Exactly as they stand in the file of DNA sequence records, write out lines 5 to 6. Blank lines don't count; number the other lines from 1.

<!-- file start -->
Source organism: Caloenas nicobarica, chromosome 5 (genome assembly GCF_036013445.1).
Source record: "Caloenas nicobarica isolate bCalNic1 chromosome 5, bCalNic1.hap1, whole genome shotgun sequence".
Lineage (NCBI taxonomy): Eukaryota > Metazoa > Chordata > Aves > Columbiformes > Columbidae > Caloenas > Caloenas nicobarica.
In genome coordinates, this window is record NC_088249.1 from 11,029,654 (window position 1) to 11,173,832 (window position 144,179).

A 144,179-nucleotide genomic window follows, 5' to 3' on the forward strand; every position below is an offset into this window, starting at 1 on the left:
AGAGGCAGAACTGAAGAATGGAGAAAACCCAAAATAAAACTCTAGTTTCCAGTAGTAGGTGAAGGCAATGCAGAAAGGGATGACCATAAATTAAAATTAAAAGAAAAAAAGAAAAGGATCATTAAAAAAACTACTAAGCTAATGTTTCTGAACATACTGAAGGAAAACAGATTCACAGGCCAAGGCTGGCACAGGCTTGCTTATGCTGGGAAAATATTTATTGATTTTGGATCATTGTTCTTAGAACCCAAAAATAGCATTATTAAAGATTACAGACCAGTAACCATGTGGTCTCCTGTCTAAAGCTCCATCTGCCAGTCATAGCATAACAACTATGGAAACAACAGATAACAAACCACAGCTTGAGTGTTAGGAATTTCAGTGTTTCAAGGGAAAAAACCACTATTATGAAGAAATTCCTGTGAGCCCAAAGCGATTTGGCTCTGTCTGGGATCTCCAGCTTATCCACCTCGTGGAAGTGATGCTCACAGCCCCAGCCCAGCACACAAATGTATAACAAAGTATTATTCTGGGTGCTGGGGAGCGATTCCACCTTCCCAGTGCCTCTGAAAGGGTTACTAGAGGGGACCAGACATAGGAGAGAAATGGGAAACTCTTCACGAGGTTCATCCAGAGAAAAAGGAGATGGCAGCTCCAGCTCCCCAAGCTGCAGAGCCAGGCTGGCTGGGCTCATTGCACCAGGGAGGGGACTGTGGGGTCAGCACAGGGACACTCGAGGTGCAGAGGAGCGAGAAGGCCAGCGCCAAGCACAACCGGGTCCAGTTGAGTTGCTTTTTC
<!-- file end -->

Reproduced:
A 144,179-nucleotide genomic window follows, 5' to 3' on the forward strand; every position below is an offset into this window, starting at 1 on the left:
AGAGGCAGAACTGAAGAATGGAGAAAACCCAAAATAAAACTCTAGTTTCCAGTAGTAGGTGAAGGCAATGCAGAAAGGGATGACCATAAATTAAAATTAAAAGAAAAAAAGAAAAGGATCATTAAAAAAACTACTAAGCTAATGTTTCTGAACATACTGAAGGAAAACAGATTCACAGGCCAAGGCTGGCACAGGCTTGCTTATGCTGGGAAAATATTTATTGATTTTGGATCATTGTTCTTAGAACCCAAAAATAGCATTATTAAAGATTACAGACCAGTAACCATGTGGTCTCCTGTCTAAAGCTCCATCTGCCAGTCATAGCATAACAACTATGGAAACAACAGATAACAAACCACAGCTTGAGTGTTAGGAATTTCAGTGTTTCAAGGGAAAAAACCACTATTATGAAGAAATTCCTGTGAGCCCAAAGCGATTTGGCTCTGTCTGGGATCTCCAGCTTATCCACCTCGTGGAAGTGATGCTCACAGCCCCAGCCCAGCACACAAATGTATAACAAAGTATTATTCTGGGTGCTGGGGAGCGATTCCACCTTCCCAGTGCCTCTGAAAGGGTTACTAGAGGGGACCAGACATAGGAGAGAAATGGGAAACTCTTCACGAGGTTCATCCAGAGAAAAAGGAGATGGCAGCTCCAGCTCCCCAAGCTGCAGAGCCAGGCTGGCTGGGCTCATTGCACCAGGGAGGGGACTGTGGGGTCAGCACAGGGACACTCGAGGTGCAGAGGAGCGAGAAGGCCAGCGCCAAGCACAACCGGGTCCAGTTGAGTTGCTTTTTC